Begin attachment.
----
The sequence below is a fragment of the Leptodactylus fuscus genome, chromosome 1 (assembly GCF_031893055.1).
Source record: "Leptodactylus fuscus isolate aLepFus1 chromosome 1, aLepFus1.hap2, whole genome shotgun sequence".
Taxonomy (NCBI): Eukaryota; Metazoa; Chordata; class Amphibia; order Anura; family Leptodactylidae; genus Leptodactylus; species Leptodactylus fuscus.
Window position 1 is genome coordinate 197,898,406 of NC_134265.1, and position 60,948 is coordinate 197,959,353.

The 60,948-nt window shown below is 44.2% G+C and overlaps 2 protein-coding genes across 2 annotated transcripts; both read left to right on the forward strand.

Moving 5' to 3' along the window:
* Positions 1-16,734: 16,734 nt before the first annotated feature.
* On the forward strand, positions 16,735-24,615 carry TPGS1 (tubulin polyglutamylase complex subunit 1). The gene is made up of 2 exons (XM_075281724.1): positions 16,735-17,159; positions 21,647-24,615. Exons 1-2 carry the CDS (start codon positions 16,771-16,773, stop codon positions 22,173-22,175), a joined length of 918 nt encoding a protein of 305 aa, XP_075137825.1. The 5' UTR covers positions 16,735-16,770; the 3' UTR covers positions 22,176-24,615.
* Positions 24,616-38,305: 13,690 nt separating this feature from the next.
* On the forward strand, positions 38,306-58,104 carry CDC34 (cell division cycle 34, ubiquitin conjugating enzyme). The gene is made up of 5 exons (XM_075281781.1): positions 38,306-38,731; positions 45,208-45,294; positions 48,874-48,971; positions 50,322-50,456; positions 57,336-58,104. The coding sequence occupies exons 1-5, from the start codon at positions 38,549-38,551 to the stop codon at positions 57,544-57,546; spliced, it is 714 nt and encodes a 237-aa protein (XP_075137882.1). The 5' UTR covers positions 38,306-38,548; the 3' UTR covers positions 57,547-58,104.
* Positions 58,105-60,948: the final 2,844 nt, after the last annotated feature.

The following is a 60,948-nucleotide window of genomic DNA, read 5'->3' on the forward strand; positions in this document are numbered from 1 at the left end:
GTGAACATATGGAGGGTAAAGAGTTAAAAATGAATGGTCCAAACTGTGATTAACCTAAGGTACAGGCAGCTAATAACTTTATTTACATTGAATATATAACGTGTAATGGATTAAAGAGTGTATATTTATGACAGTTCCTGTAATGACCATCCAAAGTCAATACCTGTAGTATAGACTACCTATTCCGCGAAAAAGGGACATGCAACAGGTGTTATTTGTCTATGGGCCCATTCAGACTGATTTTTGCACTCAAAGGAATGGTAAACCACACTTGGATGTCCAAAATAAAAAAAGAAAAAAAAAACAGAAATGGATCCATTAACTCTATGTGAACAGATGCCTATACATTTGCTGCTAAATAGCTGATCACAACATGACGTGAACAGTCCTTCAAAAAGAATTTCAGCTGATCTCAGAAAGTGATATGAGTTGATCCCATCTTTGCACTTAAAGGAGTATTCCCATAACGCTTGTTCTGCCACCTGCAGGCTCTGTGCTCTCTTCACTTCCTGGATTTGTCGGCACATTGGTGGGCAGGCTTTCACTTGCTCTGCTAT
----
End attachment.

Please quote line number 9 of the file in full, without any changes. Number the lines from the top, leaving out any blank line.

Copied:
* Positions 24,616-38,305: 13,690 nt separating this feature from the next.